The results of a scan are summarized in a report. Reports can be viewed with a browser and downloaded from the Appliance in different formats. Once a scan has been started the report of the results found so far, can be viewed. Once a scan is complete its status changed to Done. From now on no additional results will get added. For more information on reports please refer to the Reports chapter as well.
The report summary gives an overview over vulnerabilities found.
The report summary gives a quick overview over the current state. It shows if a scan is complete and how many vulnerabilities have already been found. From the summery a report can be downloaded directly in many different formats. The following formats are supported (see also section Report Plugins)
Like XML but anonymous.
ARF: Asset Reporting Format v1.0.0
This format creates a report that represents the NIST Asset Reporting Format.
CPE - Common Enumeration CSV Table
This report selects all CPE tables and creates a single comma separated file.
This report creates a comma separated file containing the systems discovered.
This report creates a comma separated file with the results of a scan.
This is a shortened report for management.
This report is in HTML format.
ITG - IT-Grundschutz catalogue
This report is guided by the BSI IT-Grundschutz catalogue.
This report is offered as LaTeX source text.
This is the old Nessus report format.
Verinice ISM, ITG
For Import into veri.nice.
A single XML file is created from the report details. This should be the basis for creating your own style for a report or post-process the results in other ways.
Details of a report can be viewed in the web UI as well.
Different views of the same report.
Since a report often contains a lot of findings, the complete report as well as only filtered results can be viewed and downloaded. In the default setting only the High and Medium risks are being displayed. This can be changed very easily.
In the Filtered Results section shows the filtered results. As long as the scan is still running can cause rearrangements here.
To interpret the results please note the following information:
A false positive is a finding that describes a problem that does not exists in reality. Vulnerability scanners often find evidence that point at a vulnerability. However, a final judgment cannot be made. There are two options available:
- Reporting of a potentially nonexistent vulnerability (False Positive).
- Ignoring reporting of a potentially existing vulnerability (False Negative).
Since a user can identify, manage and as such deal with false positives compared to false negatives, the Mageni Vulnerability Scanner reports all potentially existing vulnerabilities. Mageni assists with several automatic and semi-automatic to categorize them.
This problem is very common with Enterprise Linux distributions. If, for example, a SSH service in version 4.4 is installed and the software reports this version during a connection attempt, a vulnerability scanner, that knows of a vulnerability in this version, will report this as such. The vendor potentially already addressed the vulnerability and released version 4.4-p1 that is already installed. This version still reports to the outside version 4.4 so that the vulnerability scanner cannot differentiate. If the user knows of this circumstance an Override can be configured (see section Overrides and False Positives). The AutoFP function (see section Automatic False Positives) can assist here as well.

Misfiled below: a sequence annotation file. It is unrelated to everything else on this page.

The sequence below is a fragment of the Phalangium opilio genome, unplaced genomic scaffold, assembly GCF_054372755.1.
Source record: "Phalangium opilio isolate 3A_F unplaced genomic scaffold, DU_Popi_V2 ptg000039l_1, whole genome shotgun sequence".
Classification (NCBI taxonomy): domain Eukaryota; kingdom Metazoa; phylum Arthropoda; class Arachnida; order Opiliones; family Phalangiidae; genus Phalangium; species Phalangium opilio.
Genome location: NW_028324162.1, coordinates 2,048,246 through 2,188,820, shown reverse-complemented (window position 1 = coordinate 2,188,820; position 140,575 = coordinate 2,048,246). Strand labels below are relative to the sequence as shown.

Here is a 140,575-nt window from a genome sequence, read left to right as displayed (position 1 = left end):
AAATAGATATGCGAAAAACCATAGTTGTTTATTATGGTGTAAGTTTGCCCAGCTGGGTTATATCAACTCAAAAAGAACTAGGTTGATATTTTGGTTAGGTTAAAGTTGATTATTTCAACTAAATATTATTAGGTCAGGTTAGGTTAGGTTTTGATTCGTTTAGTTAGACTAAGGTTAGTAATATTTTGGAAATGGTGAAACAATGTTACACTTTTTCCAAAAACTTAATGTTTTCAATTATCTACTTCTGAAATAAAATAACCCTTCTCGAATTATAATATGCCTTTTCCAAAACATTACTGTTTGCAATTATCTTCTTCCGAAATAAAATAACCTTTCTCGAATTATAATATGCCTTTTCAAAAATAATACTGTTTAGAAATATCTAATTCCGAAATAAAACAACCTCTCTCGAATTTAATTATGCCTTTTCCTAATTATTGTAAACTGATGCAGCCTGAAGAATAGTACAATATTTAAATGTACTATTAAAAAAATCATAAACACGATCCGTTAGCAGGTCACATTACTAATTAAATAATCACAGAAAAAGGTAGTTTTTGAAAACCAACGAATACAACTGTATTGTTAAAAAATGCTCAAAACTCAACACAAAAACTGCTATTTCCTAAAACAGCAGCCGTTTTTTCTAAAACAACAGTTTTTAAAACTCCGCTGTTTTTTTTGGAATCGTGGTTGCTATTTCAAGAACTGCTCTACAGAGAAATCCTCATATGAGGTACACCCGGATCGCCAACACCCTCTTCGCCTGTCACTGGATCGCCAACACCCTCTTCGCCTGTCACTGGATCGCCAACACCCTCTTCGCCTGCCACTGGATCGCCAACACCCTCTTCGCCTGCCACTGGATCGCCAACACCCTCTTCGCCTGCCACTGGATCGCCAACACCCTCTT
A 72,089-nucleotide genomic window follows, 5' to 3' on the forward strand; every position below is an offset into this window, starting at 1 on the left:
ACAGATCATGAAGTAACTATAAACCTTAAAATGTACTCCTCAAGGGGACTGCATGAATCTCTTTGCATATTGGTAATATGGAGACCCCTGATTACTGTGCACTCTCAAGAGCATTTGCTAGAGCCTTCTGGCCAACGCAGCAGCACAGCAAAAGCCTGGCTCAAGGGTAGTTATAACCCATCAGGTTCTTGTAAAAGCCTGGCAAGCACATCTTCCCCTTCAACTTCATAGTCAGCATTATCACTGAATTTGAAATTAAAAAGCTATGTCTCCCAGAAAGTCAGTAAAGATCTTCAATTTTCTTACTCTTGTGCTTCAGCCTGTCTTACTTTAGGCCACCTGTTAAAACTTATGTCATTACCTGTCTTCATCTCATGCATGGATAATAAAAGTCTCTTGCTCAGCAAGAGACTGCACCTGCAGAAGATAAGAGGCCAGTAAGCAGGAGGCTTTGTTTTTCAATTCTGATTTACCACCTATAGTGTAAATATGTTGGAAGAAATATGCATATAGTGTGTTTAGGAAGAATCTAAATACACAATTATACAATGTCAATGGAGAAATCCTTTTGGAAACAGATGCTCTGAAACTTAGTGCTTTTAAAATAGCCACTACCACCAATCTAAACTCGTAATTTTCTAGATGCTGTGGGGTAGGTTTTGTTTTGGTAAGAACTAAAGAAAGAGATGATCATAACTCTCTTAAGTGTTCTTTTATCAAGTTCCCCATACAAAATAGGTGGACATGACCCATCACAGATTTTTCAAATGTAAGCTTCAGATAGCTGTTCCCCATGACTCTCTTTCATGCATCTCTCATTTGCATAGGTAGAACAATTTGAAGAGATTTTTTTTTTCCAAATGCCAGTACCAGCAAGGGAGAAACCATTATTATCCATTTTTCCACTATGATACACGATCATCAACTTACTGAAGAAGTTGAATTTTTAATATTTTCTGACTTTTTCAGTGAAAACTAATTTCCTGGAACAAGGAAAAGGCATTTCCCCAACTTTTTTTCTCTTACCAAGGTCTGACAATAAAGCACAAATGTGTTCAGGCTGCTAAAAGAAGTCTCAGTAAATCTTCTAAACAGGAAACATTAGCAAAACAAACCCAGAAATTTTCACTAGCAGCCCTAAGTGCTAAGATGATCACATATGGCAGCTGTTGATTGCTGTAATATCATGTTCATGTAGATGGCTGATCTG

- Multiple findings can have the same cause. Is an especially old software package installed often multiple vulnerabilities exist. Each of these vulnerabilities is tested by an individual NVT and causes an alert. The installation of a current package will then remove a lot of vulnerabilities at once.
- Important are findings of the levels High high and Medium medium. Address these findings in order of priority. Before addressing medium level findings, high level findings should get addressed. Only in exceptional cases, when it is known that the high alerts need to be less considered (because the service cannot be reached through the firewall) should this approach be deviated from.
- Low and Log are mostly interesting for detail understanding. This is why these findings are filtered out by default. These findings can hold very interesting information however and considering them will increase the security of your network and systems. For their understanding often a deeper knowledge of the applications is required. Typical for an alert at the log level is that a service uses a banner with its name and version number. This could be useful for an attacker during an attack if this version has a known vulnerability.
- To simplify the remediation of vulnerabilities every alert offers a solution for problems directly. In most cases it will be referred to the latest vendor software package. In some cases a configuration change will be mentioned.
- References explain the vulnerabilities further. Even though the alerts contain a lot of information external references are always listed. These refer to web sites on which the vulnerability was already discussed. Additional background information is available such as who discovered the vulnerability, what effects it could have and how the vulnerability can be remediated.